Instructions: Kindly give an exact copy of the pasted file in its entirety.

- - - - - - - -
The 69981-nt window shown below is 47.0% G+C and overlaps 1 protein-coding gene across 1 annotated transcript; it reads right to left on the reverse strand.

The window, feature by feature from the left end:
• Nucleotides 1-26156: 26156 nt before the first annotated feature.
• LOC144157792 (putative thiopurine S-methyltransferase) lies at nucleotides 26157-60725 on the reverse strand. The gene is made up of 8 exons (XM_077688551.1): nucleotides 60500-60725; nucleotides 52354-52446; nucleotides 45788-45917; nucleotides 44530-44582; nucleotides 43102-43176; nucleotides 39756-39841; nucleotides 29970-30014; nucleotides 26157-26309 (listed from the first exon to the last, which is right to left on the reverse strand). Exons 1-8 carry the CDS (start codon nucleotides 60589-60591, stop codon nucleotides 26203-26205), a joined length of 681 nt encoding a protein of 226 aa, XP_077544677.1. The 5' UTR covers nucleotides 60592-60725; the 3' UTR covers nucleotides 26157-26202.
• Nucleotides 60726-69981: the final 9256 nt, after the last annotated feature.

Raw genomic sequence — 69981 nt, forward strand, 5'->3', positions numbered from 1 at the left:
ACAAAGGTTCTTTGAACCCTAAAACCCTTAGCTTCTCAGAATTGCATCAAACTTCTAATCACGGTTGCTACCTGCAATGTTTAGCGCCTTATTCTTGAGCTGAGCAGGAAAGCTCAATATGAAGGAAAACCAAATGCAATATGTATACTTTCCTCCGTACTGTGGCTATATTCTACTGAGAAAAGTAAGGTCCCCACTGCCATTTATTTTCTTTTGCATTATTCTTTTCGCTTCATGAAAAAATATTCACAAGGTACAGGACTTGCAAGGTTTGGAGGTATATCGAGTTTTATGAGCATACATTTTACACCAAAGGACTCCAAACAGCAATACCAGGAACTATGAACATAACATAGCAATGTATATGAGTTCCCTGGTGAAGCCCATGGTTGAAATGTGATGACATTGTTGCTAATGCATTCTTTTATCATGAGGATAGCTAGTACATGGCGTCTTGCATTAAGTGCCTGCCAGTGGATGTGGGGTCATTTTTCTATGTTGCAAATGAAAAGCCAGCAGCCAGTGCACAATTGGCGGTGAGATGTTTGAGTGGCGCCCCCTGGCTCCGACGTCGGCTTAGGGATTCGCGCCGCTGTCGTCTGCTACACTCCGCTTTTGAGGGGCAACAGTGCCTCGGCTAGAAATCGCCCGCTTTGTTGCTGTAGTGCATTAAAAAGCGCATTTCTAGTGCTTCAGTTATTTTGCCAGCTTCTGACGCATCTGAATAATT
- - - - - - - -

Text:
The 69981-nt window shown below is 47.0% G+C and overlaps 1 protein-coding gene across 1 annotated transcript; it reads right to left on the reverse strand.

The window, feature by feature from the left end:
• Nucleotides 1-26156: 26156 nt before the first annotated feature.
• LOC144157792 (putative thiopurine S-methyltransferase) lies at nucleotides 26157-60725 on the reverse strand. The gene is made up of 8 exons (XM_077688551.1): nucleotides 60500-60725; nucleotides 52354-52446; nucleotides 45788-45917; nucleotides 44530-44582; nucleotides 43102-43176; nucleotides 39756-39841; nucleotides 29970-30014; nucleotides 26157-26309 (listed from the first exon to the last, which is right to left on the reverse strand). Exons 1-8 carry the CDS (start codon nucleotides 60589-60591, stop codon nucleotides 26203-26205), a joined length of 681 nt encoding a protein of 226 aa, XP_077544677.1. The 5' UTR covers nucleotides 60592-60725; the 3' UTR covers nucleotides 26157-26202.
• Nucleotides 60726-69981: the final 9256 nt, after the last annotated feature.

Raw genomic sequence — 69981 nt, forward strand, 5'->3', positions numbered from 1 at the left:
ACAAAGGTTCTTTGAACCCTAAAACCCTTAGCTTCTCAGAATTGCATCAAACTTCTAATCACGGTTGCTACCTGCAATGTTTAGCGCCTTATTCTTGAGCTGAGCAGGAAAGCTCAATATGAAGGAAAACCAAATGCAATATGTATACTTTCCTCCGTACTGTGGCTATATTCTACTGAGAAAAGTAAGGTCCCCACTGCCATTTATTTTCTTTTGCATTATTCTTTTCGCTTCATGAAAAAATATTCACAAGGTACAGGACTTGCAAGGTTTGGAGGTATATCGAGTTTTATGAGCATACATTTTACACCAAAGGACTCCAAACAGCAATACCAGGAACTATGAACATAACATAGCAATGTATATGAGTTCCCTGGTGAAGCCCATGGTTGAAATGTGATGACATTGTTGCTAATGCATTCTTTTATCATGAGGATAGCTAGTACATGGCGTCTTGCATTAAGTGCCTGCCAGTGGATGTGGGGTCATTTTTCTATGTTGCAAATGAAAAGCCAGCAGCCAGTGCACAATTGGCGGTGAGATGTTTGAGTGGCGCCCCCTGGCTCCGACGTCGGCTTAGGGATTCGCGCCGCTGTCGTCTGCTACACTCCGCTTTTGAGGGGCAACAGTGCCTCGGCTAGAAATCGCCCGCTTTGTTGCTGTAGTGCATTAAAAAGCGCATTTCTAGTGCTTCAGTTATTTTGCCAGCTTCTGACGCATCTGAATAATT